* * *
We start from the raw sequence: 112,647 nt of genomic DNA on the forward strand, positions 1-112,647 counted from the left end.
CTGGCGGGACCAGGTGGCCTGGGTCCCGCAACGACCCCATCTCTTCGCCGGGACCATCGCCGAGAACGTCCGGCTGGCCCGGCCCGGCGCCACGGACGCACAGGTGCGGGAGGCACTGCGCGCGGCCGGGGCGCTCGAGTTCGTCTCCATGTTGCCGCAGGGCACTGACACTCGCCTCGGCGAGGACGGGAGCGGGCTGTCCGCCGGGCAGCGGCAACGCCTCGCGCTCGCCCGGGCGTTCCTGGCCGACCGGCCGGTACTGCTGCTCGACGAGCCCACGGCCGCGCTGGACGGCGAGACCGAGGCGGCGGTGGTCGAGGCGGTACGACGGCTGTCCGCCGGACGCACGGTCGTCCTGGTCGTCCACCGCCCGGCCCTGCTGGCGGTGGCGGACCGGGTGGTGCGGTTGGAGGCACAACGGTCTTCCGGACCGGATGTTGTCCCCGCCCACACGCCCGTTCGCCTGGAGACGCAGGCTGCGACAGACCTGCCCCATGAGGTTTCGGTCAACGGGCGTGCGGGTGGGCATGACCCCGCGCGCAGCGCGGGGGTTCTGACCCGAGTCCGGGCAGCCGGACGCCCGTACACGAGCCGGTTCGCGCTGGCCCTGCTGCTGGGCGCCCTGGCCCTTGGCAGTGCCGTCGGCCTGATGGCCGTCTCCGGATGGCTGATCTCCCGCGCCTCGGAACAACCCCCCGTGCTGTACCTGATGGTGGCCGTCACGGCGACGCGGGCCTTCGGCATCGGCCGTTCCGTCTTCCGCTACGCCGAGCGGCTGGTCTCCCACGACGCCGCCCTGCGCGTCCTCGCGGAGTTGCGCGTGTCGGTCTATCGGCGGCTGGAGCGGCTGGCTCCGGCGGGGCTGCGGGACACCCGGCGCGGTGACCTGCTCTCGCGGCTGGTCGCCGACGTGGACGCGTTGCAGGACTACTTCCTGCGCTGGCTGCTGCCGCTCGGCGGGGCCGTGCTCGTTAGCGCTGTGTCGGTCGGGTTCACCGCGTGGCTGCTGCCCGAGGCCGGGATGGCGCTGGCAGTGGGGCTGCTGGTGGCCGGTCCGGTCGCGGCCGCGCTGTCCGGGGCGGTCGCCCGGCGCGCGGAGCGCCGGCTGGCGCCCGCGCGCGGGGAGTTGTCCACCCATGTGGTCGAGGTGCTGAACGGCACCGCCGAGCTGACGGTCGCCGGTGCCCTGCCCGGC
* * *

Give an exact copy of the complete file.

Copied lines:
We start from the raw sequence: 112,647 nt of genomic DNA on the forward strand, positions 1-112,647 counted from the left end.
CTGGCGGGACCAGGTGGCCTGGGTCCCGCAACGACCCCATCTCTTCGCCGGGACCATCGCCGAGAACGTCCGGCTGGCCCGGCCCGGCGCCACGGACGCACAGGTGCGGGAGGCACTGCGCGCGGCCGGGGCGCTCGAGTTCGTCTCCATGTTGCCGCAGGGCACTGACACTCGCCTCGGCGAGGACGGGAGCGGGCTGTCCGCCGGGCAGCGGCAACGCCTCGCGCTCGCCCGGGCGTTCCTGGCCGACCGGCCGGTACTGCTGCTCGACGAGCCCACGGCCGCGCTGGACGGCGAGACCGAGGCGGCGGTGGTCGAGGCGGTACGACGGCTGTCCGCCGGACGCACGGTCGTCCTGGTCGTCCACCGCCCGGCCCTGCTGGCGGTGGCGGACCGGGTGGTGCGGTTGGAGGCACAACGGTCTTCCGGACCGGATGTTGTCCCCGCCCACACGCCCGTTCGCCTGGAGACGCAGGCTGCGACAGACCTGCCCCATGAGGTTTCGGTCAACGGGCGTGCGGGTGGGCATGACCCCGCGCGCAGCGCGGGGGTTCTGACCCGAGTCCGGGCAGCCGGACGCCCGTACACGAGCCGGTTCGCGCTGGCCCTGCTGCTGGGCGCCCTGGCCCTTGGCAGTGCCGTCGGCCTGATGGCCGTCTCCGGATGGCTGATCTCCCGCGCCTCGGAACAACCCCCCGTGCTGTACCTGATGGTGGCCGTCACGGCGACGCGGGCCTTCGGCATCGGCCGTTCCGTCTTCCGCTACGCCGAGCGGCTGGTCTCCCACGACGCCGCCCTGCGCGTCCTCGCGGAGTTGCGCGTGTCGGTCTATCGGCGGCTGGAGCGGCTGGCTCCGGCGGGGCTGCGGGACACCCGGCGCGGTGACCTGCTCTCGCGGCTGGTCGCCGACGTGGACGCGTTGCAGGACTACTTCCTGCGCTGGCTGCTGCCGCTCGGCGGGGCCGTGCTCGTTAGCGCTGTGTCGGTCGGGTTCACCGCGTGGCTGCTGCCCGAGGCCGGGATGGCGCTGGCAGTGGGGCTGCTGGTGGCCGGTCCGGTCGCGGCCGCGCTGTCCGGGGCGGTCGCCCGGCGCGCGGAGCGCCGGCTGGCGCCCGCGCGCGGGGAGTTGTCCACCCATGTGGTCGAGGTGCTGAACGGCACCGCCGAGCTGACGGTCGCCGGTGCCCTGCCCGGC